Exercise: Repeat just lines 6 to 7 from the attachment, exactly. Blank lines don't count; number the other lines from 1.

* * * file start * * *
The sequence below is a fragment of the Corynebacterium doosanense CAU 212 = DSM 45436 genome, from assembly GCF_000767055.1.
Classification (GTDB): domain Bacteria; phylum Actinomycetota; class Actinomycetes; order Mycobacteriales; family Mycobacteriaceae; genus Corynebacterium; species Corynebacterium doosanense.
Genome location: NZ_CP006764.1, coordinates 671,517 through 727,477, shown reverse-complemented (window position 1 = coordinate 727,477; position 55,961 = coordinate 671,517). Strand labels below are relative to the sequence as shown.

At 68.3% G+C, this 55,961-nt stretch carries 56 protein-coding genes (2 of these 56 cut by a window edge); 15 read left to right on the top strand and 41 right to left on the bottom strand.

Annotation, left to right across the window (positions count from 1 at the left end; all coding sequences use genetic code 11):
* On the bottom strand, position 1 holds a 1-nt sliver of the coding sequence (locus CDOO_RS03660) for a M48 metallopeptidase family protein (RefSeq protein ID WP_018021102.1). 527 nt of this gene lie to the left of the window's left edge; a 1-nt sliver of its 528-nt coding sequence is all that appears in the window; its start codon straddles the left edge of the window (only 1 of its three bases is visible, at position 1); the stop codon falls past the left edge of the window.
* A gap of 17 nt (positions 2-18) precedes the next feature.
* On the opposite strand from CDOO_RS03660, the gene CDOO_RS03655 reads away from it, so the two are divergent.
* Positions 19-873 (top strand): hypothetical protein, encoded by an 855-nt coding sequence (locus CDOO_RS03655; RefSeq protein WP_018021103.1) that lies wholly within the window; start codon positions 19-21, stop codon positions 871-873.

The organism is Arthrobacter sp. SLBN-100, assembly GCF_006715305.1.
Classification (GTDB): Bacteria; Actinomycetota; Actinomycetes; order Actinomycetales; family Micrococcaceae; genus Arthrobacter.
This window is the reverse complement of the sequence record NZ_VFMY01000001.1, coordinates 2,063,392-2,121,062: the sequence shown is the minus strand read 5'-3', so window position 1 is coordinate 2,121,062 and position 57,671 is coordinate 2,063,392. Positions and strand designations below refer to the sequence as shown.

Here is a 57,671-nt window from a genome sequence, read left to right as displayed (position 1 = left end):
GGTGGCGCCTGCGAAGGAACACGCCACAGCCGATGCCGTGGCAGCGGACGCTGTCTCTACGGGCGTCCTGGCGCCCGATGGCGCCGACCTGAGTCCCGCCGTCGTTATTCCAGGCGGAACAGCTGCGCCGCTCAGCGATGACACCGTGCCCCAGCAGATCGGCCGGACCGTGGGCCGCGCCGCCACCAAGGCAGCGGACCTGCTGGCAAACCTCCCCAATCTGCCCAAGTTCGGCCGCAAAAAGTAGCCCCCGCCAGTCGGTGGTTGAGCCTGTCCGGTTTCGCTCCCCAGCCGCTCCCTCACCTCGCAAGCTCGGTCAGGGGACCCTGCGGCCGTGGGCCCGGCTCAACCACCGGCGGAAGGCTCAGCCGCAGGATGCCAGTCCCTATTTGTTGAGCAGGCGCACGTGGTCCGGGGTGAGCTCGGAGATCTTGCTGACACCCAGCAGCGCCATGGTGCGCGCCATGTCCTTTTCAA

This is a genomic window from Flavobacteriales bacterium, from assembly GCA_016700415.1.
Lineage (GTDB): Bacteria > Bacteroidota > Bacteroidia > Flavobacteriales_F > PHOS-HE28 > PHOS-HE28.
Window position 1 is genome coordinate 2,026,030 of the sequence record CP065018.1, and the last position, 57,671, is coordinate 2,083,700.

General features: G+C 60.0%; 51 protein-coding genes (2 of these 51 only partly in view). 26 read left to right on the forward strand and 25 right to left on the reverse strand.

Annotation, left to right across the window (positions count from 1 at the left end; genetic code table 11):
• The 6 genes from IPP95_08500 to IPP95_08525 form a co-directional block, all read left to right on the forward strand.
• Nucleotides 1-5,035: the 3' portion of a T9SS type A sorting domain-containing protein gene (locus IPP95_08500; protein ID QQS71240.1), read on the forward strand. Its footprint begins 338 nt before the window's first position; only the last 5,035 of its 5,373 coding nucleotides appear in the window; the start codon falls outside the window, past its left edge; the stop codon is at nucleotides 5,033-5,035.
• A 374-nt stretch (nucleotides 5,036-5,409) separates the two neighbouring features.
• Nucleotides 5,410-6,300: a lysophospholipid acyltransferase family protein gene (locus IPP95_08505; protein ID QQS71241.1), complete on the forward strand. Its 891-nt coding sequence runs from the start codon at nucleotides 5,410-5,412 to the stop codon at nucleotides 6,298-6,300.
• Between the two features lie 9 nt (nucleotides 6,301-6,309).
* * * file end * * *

* On the bottom strand, position 1 holds a 1-nt sliver of the coding sequence (locus CDOO_RS03660) for a M48 metallopeptidase family protein (RefSeq protein ID WP_018021102.1). 527 nt of this gene lie to the left of the window's left edge; a 1-nt sliver of its 528-nt coding sequence is all that appears in the window; its start codon straddles the left edge of the window (only 1 of its three bases is visible, at position 1); the stop codon falls past the left edge of the window.
* A gap of 17 nt (positions 2-18) precedes the next feature.